The ugly 8th grader

I spent a lot of time last night reading Lucy Grealy’s Autobiography of a Face. This is Grealy’s memoir of her life living with her face which was disfigured by a cancer that caused doctors to remove half of her jaw. The jaw removal happened when Grealy was like 10 or 11, she spent her junior high years with a face she felt was ugly. This made her the target of junior high boys.

In one passage she wrote:
“At school the taunts were becoming only harder to take. Somehow I had reasons that if a bad thing happened often enough it would get easier. It worked with pain, so why wasn’t it working with teasing? Every time I was teased, which usually happened several times a day, it seemed incrementally more painful. I was good at not listening, at pretending I hadn’t heard, but I could sense myself changing, becoming more fearful. Before I’d been an outgoing person, and in the right circumstances I still was, but now meeting new people was laced with dread. Except for that one time I went to my guidance counselor to complain, I discussed this with no one. Besides, I reasoned, what could I do about it? I was ugly, so people were going to make fun of me: I thought it was their right to do simply because I was so ugly, so I’d just better get used to it. But I couldn’t. No matter how much I braced myself, the words stung every time they were thrown at me. It didn’t seem to matter that I was doing everything I could to know the truth, to own the fact that I was ugly, to make sure I was prepared for it, to be told nothing I didn’t already know.”

I read that paragraph last night and I gasped. Then I started to cry, which turned into sobs, which turned into me lying wide awake in my bed at four in the morning, aching for Lucy Grealy and 8th grade me.

She’s so right. I was there. I was the 6’2″ fat ugly girl of Roosevelt Junior High. I tired to avoid those boys, those boys who would call me Go-Go the Gorilla. I tried to ignore them as they jumped on my back and said mean things. But it’s hard to ignore the tears stinging your eyes and the burning embarrassment that turns your face bright red.

The most painful part of living through junior high where you are taunted for being a biological freak of nature is that those kinds of scars never, ever heal. I don’t even know if they can. I mean here I am, some 19 years later and the thought of Justin Dupont, Mike LaRoche, and that stupid Sean kid whose last name I can’t remember and who I refuse to look up can still make cry. Just big rolling, salty tears. I’m crying over wounds that are nearly 20 years old.

It makes me sad that though I’ve done all those things the 8th grade me never thought I’d do (kiss a boy, have sex, go to college, have great friends) I still feel like the ugly girl who deserves to be made fun of just because she’s ugly. I am STILL filled with dread at meeting new people because I’m afraid they won’t like me because I’m so ugly.

What makes me the saddest is that Lucy Grealy died of an overdose in 2002 and I haven’t finished the book, so I don’t know if she ever gets over it. I sure as hell hope she does, because the thought that I’ll always be an ugly 8th grader is just more than I can bear.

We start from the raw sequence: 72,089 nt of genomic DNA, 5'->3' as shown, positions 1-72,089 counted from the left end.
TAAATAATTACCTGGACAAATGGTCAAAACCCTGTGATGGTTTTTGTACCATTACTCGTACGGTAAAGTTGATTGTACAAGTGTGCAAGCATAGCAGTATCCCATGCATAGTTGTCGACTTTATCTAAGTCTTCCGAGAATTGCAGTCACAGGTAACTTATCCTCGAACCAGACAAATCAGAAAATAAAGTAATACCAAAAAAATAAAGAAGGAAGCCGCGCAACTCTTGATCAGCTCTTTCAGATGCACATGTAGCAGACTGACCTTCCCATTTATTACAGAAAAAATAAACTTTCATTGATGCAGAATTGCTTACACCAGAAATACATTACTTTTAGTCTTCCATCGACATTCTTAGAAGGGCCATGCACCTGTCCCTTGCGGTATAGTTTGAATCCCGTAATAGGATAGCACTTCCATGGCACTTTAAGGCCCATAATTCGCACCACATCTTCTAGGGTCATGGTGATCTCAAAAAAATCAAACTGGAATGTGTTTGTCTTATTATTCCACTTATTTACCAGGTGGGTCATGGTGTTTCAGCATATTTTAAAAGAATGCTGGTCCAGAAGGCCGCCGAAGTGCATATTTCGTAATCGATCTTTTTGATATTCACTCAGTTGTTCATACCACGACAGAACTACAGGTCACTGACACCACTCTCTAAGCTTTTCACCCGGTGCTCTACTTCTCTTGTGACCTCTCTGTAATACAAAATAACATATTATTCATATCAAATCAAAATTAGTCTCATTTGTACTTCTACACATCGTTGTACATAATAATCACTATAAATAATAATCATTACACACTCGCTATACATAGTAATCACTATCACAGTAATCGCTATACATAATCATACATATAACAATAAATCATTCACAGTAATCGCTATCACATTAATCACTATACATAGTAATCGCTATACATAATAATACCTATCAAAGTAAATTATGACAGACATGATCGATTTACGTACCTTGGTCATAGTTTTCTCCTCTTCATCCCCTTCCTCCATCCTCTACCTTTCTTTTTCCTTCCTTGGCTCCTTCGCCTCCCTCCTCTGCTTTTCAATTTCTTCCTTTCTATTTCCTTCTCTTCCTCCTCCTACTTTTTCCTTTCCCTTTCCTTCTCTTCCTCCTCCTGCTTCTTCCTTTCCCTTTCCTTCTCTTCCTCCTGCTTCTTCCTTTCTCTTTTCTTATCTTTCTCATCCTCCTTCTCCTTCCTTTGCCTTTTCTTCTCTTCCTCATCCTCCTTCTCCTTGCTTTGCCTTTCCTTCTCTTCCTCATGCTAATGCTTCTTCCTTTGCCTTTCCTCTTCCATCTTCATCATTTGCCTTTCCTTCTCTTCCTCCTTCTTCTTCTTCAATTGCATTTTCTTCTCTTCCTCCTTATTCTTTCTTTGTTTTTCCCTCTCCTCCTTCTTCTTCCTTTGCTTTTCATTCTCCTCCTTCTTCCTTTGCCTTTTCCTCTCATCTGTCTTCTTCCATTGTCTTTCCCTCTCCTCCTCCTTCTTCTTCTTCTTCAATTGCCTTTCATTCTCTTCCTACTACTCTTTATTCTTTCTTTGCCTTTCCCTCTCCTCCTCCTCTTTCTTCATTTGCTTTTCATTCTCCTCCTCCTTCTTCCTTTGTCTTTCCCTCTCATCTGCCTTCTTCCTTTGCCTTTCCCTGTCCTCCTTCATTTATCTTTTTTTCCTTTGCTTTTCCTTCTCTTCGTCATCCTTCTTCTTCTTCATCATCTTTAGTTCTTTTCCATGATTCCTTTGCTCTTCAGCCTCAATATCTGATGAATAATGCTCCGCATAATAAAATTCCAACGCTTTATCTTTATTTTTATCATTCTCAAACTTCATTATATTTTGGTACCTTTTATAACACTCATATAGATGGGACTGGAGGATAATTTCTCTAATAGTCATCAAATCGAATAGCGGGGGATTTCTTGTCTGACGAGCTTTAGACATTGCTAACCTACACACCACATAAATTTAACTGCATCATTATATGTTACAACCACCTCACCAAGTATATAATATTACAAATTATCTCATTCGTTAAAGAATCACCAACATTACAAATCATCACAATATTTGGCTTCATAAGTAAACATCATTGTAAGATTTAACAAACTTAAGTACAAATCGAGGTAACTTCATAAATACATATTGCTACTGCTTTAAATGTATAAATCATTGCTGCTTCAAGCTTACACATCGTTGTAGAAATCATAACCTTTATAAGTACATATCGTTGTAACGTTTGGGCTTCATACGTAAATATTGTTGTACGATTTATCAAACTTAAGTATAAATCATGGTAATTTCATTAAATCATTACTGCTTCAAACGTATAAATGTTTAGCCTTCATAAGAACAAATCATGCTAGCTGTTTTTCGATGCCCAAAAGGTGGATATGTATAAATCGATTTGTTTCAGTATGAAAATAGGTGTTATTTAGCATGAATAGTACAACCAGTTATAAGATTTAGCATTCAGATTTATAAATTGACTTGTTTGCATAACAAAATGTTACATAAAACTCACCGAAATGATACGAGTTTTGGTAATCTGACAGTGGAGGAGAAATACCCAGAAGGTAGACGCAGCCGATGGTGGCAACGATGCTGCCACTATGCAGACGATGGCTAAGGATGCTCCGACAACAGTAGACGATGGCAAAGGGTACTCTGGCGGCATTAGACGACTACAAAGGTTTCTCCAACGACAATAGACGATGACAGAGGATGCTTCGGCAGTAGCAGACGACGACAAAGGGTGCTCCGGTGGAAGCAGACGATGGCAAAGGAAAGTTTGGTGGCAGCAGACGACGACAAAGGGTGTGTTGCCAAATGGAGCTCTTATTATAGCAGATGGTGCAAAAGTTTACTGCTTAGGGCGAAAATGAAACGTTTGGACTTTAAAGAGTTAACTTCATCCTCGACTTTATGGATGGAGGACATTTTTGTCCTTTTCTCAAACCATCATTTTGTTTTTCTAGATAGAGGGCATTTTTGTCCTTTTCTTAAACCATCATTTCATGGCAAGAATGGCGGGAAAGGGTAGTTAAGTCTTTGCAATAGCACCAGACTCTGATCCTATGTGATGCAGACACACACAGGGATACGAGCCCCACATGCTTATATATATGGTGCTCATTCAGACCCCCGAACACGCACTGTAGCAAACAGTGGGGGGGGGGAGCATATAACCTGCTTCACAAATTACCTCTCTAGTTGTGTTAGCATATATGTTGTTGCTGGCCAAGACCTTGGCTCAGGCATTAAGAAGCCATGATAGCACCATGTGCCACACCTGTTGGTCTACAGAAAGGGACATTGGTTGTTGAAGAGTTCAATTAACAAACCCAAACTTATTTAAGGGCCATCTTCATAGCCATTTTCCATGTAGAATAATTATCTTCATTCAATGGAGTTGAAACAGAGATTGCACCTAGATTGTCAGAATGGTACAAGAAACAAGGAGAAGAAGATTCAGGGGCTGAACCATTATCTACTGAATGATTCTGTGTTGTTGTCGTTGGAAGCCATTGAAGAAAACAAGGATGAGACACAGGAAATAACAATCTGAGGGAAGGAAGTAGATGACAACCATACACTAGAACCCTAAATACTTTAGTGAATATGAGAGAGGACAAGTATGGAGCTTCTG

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5 Comments

  1. Calli 24.Oct.04 at 12:18 am

    You were stronger than I was. For me, the teasing got so bad and the fear of embarassment and humiliation got so large that I broke down. I literally retreated from my life and that is a mistake that I am still paying for to this day.

    I’m still struggling when it comes to finding some kind of personal success. I finally managed to complete something I started (graduated from a two-year tech school at 32), and I’ve found someone who loves me. I have some very good friends.

    Yet, here I am, at 34, trying to find a job and living in fear of being called in for an interview. Who will want to hire me when they see I’m fat? In spite of the fact that I’m intelligetn, witty, loved, etc, etc… I still can’t shake the idea that people will take one look at me and think, “worthless, lazy, unacceptable.”

    Some days I don’t know what’s worse, though – The pain of being teased or the way I allowed it to derail me for all of the years following. I tell myself I was just a kid, but I haven’t totally forgiven myself for it.

    Reply
  2. Damon 24.Oct.04 at 3:58 pm

    I couldn’t decide if I should emapathize, deny and persuade or share my experiences. So, instead, I’ll do all three.

    While I didn’t end up getting singled out by the collective teenage population of my school for the way I looked (I was over average in terms of weight and height, but not unusually so) I instead was usually singled out for being the smarty pants.

    A bit of an overview which I think will help explain some of the situations later on. In our district, elementary school was K-6, the middle school (which was attached to my elementary school) was 7-8 and the high school (on the other side of town) was 9-12.

    I was moved a year ahead in science and in math in 6th grade. It worked out well in the beginning, since I was always grouped in the “honors” classes. Being the honors classes, I was usually around kids which were also the “smarty pants” in their class. Most of the kids in my science courses were also in my math courses, so after a few months I had adjusted pretty well to being in a class above, made friends, etc.